expressed shock that Snapchat— the self-deleting messaging service — was now being
valued by its own investors at $US3.6 billion. The company is said to be raising about $US200 million in a new funding round, bring the total backing to about $US370 million.
The reason we’re shocked: Snapchat deletes its own most valuable product mere seconds after it is produced. It’s hard to see how that will attract a large base of advertisers who might want to send disappearing snaps.
Sure, Snapchat is huge — it has about 26 million users, according to research by the Pew Center.
But could it, in the long term, pay back $US3.6 billion in profits?
Roy Murdock, a tech blogger (who we’re pretty sure is also this guy, an IT intern and LSE economics student) makes a compelling case that Snapchat is actually worth $US0. It’s a long post, so make yourself a cup of coffee before you begin. But the nut of it is that because Snapchat deletes its most valuable data, it has almost no competitive advantage over other social media:
All that Snapchat gets in the way of useful data is your email address, phone number, age, location/time/frequency of Snaps, and any text you include with your message. With the exception of Snapchat captions, all of this data is already being exploited by other internet services. The location/time/frequency and text data can only really be useful for internal user base and engagement monitoring. Unless Snapchat develops software that can recognise the subject matter of Snaps, there isn’t much potential for data exploitation here. This is also where the ephemeral nature of the service comes back to bite Snapchat in the arse.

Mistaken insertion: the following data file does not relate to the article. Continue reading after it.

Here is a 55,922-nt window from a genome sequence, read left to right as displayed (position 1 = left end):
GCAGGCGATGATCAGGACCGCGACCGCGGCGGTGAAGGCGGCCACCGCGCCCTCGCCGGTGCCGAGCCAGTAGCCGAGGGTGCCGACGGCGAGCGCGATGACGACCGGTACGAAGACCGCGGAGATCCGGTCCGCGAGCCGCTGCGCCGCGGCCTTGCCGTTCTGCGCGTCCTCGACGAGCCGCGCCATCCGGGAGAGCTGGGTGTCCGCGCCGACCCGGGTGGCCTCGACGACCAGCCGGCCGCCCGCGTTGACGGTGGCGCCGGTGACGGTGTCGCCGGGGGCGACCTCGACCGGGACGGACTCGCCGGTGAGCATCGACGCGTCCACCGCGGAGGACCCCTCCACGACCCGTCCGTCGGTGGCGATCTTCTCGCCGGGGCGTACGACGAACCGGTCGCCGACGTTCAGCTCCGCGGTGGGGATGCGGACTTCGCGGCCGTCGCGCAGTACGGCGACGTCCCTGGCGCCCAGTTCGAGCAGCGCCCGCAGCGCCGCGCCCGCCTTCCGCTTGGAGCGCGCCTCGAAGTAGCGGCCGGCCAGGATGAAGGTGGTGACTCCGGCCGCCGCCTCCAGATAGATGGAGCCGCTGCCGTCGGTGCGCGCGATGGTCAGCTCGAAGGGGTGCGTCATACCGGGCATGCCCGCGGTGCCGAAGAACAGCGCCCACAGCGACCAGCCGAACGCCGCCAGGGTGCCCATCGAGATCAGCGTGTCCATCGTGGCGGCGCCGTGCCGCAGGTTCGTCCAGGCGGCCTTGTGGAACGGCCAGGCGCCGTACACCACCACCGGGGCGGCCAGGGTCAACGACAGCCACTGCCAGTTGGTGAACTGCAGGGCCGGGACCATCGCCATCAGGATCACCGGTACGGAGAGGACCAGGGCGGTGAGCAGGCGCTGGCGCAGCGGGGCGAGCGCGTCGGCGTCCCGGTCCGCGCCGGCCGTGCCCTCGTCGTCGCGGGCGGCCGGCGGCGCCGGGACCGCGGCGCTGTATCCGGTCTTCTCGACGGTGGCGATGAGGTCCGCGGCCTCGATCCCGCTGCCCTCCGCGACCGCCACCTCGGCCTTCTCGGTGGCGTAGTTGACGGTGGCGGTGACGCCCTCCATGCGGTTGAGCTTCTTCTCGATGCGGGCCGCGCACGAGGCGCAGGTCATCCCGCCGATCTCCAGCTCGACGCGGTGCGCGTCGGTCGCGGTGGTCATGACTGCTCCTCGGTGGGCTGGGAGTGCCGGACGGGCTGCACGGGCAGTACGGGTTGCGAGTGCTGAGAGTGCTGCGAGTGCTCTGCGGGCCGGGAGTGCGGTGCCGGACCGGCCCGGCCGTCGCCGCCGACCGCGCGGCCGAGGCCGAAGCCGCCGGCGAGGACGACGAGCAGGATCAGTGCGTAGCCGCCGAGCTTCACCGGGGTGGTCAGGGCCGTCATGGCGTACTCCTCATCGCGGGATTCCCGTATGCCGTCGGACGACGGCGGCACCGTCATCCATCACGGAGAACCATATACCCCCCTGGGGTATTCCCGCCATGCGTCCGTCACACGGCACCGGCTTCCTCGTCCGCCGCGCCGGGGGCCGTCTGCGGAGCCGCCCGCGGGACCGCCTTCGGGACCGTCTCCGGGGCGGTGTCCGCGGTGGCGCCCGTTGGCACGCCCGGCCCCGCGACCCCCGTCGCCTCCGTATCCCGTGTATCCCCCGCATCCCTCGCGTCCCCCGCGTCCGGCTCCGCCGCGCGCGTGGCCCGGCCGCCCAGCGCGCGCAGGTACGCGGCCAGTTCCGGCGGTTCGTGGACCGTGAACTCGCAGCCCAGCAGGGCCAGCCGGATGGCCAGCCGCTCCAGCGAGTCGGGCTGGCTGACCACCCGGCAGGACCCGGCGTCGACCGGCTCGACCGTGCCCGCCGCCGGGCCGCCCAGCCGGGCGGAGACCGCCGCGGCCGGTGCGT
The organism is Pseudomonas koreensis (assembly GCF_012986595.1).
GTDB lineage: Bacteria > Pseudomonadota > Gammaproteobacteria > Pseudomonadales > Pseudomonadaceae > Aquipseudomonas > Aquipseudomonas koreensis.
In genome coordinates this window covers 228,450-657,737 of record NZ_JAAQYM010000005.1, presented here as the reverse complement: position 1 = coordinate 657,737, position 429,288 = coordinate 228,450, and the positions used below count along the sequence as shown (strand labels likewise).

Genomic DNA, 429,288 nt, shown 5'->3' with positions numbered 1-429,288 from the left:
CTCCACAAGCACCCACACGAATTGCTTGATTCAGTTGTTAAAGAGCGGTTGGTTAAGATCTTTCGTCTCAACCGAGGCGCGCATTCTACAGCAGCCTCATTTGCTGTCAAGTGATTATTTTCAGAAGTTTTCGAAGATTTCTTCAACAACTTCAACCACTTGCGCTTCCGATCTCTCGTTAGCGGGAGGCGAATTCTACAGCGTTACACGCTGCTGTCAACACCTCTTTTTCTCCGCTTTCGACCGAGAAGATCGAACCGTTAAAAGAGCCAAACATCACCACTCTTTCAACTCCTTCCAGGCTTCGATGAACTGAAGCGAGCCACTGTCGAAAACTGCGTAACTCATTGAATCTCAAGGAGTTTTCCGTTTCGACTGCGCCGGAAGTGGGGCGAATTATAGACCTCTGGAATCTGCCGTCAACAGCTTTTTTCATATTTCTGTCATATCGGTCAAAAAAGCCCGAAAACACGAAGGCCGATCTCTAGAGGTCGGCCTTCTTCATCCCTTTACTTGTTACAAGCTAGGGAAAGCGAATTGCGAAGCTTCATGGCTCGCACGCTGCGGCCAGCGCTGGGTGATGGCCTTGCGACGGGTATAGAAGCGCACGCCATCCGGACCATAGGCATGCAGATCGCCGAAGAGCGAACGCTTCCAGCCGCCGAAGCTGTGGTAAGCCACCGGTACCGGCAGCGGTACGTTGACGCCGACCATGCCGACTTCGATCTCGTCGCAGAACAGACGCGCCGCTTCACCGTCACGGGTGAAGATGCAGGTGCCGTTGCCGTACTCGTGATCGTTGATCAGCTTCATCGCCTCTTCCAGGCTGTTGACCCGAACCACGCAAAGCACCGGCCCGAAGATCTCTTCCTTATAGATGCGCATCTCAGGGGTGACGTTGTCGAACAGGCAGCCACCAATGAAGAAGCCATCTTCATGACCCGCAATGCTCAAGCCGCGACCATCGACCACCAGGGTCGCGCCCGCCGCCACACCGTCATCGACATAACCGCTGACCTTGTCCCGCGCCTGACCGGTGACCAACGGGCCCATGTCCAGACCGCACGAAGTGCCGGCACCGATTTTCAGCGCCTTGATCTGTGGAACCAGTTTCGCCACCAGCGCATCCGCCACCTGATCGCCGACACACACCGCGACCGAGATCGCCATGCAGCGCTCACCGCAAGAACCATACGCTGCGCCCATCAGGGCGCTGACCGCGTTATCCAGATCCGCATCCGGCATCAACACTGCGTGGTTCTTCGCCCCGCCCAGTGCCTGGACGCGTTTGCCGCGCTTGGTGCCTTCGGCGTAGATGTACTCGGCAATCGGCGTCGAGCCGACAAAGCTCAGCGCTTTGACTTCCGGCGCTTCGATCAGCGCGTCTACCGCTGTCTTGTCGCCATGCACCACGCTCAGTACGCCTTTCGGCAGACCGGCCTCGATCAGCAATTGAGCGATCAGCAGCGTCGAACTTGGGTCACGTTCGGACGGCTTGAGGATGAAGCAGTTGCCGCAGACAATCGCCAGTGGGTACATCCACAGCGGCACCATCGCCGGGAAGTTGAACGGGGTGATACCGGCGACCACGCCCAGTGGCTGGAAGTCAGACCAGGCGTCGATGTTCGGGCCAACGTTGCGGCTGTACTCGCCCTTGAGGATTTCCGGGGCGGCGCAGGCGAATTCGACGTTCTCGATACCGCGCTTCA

In other words: No Snap data, no targeting, no ad revenue.
Snapchat might have a case to make that it offers “native” advertising — the kind of Snapchat-specific ads that advertisers pay more for because the audience in front of them is more engaged than regular banner ads. But, Murdock says, “This is little more than a joke at the moment” because marketers can only use the platform in the same way that regular users can — for free.
The icing on the cake: Snapchat has no patents that other companies might want to acquire.
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